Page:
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BIFF, BANG, WALLOP! THE ALL-OUT ATTACKING STYLE AND RICH HISTORY OF ENGLISH SOCCER MAKE IT A GAME WITH WORLDWIDE APPEAL

June 12, 1995
June 12, 1995

Table of Contents
June 12, 1995

BIFF, BANG, WALLOP! THE ALL-OUT ATTACKING STYLE AND RICH HISTORY OF ENGLISH SOCCER MAKE IT A GAME WITH WORLDWIDE APPEAL

Six o'clock at the Cock 'n Bull, and footy's on the telly. It's a
fiver to get in, but this is Man United in an FA Cup match, and
the only empty seat is in the Gents. Lager taps bow like
Japanese businessmen; a telephone rings off its cradle,
cartoon-style. "People are always calling for the football
results," says the publican, a Liverpudlian. "Drives the staff
mad." Ninety-two professional soccer teams play in England's
Football Association on any given Saturday between August and
May, and their fans require up-to-the-minute match accounts. For
no other league in the world fills pubs and pint glasses at six
o'clock. In the morning. In Santa Monica, Calif.

This is an article from the June 12, 1995 issue Original Layout

The team names that carom in off the satellite each week are
magically evocative, like stickers on a steamer trunk:
Nottingham Forest and Tottenham Hotspur, Sheffield Wednesday and
Crystal Palace, Queens Park Rangers and West Ham United. At the
Cock 'n Bull an English expat named Pat says he supports Aston
Villa.

"That's like being a Cleveland Indian fan," says his mate,
36-year-old Lawrence Emanuel, an ex-Londoner who supports
Arsenal. "You know what Villa have in common with a dodgy
brassiere, don't you? Neither one of 'em's got any cups."

Cups, of course, are trophies, and now you know why Villa fans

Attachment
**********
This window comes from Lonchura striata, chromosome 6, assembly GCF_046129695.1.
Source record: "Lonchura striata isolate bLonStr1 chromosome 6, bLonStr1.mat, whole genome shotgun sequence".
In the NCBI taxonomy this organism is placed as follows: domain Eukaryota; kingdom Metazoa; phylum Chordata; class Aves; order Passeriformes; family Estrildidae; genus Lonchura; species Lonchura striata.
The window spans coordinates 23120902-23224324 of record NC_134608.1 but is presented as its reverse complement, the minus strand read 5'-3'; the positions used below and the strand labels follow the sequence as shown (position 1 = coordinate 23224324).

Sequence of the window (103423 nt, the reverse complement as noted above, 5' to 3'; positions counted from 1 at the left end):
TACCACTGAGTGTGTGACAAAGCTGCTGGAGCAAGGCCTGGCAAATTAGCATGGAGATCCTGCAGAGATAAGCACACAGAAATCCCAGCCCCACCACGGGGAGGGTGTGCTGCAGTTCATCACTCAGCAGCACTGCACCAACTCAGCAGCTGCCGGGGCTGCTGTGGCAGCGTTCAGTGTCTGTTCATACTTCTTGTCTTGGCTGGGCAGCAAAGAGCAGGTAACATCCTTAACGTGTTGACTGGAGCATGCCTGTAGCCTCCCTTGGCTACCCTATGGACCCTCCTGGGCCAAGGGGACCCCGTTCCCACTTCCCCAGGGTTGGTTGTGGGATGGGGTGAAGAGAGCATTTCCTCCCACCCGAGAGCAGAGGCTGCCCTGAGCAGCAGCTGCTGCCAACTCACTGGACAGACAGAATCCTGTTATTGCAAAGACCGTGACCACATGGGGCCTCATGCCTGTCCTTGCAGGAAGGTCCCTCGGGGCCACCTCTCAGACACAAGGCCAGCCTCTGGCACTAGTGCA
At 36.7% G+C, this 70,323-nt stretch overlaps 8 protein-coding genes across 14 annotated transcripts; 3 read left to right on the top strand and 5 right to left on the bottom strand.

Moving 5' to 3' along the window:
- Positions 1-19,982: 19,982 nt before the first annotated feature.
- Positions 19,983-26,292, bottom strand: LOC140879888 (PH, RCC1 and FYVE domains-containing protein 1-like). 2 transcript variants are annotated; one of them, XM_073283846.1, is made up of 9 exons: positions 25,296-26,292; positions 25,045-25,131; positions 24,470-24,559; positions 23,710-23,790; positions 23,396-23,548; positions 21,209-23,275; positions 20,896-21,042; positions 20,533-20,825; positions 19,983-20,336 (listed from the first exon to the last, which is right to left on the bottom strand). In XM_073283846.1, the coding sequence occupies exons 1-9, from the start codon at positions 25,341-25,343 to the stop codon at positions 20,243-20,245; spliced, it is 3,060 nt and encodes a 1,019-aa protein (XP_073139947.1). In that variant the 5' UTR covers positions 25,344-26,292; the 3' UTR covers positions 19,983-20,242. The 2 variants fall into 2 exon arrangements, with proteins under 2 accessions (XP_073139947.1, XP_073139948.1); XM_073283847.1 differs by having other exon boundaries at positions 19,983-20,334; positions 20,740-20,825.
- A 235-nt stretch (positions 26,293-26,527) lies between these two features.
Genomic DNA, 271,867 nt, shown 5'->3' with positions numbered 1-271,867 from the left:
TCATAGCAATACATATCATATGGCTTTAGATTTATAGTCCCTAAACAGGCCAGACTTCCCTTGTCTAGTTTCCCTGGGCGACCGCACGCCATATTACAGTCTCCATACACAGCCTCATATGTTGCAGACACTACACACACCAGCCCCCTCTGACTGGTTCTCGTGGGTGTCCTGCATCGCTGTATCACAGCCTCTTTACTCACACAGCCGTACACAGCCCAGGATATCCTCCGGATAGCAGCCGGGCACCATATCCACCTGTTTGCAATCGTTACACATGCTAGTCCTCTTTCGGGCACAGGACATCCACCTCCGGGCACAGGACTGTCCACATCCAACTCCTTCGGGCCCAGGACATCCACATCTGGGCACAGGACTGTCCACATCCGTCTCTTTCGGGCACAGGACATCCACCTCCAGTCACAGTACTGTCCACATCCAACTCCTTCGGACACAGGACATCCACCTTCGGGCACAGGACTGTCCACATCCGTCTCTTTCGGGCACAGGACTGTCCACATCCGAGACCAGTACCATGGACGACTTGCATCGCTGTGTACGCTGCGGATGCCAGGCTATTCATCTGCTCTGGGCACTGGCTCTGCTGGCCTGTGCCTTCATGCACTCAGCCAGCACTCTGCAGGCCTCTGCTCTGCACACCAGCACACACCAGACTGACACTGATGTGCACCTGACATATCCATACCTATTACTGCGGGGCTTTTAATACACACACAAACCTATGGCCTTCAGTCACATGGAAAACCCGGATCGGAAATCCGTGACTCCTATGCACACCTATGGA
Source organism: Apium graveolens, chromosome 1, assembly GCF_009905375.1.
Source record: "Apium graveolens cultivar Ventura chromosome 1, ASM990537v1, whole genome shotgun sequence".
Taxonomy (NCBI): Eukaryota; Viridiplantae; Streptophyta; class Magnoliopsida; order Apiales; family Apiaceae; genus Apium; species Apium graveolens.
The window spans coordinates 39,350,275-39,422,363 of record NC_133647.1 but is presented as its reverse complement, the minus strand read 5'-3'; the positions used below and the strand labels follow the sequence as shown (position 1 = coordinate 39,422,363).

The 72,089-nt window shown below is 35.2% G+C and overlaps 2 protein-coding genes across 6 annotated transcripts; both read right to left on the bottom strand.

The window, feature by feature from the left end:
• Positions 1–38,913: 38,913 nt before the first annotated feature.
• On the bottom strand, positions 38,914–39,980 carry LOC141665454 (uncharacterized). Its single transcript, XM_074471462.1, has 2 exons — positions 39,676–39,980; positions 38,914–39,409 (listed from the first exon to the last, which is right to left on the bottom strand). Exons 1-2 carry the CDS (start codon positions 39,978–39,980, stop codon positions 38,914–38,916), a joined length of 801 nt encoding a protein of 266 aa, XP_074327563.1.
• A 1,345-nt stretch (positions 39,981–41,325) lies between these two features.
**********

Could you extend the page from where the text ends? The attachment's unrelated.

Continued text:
are always getting slagged. When star David Platt left the
Birmingham-based club for riches with Bari in the Italian
league, the captain of England's national team was asked if he
missed the Villa. "No," Platt replied. "I live in one."

As for London's Arsenal (the Arse to its legion of dislikers),
the Gunners have stayed in the highest of England's four
divisions for 77 consecutive years. That's longer than any other
side has avoided "relegation," the annual doomsday rite by which
teams that finish at the bottom of the standings are cast into
the fires of a lower division. Emanuel drives a car festooned
with Arsenalia, eliciting thumbs-ups from countless L.A.
motorists. Alas, "most of 'em think I work at the Arsenal," he
says, sighing. "It's a bar on Pico."

Whereas the Arsenal Football Club is on the Avenell Road in
North London, near The Gunners pub, the Arsenal Tavern, the
Gunners Fish Bar, the Arsenal Cafe, the Arsenal Wine Store and
the Arsenal Motor Garage. Simply take the Piccadilly line to the
Arsenal tube station, where -- as a jug-eared Arsenal-shirted
teenager recently told me -- "People are always nickin' the
Arsenal signs."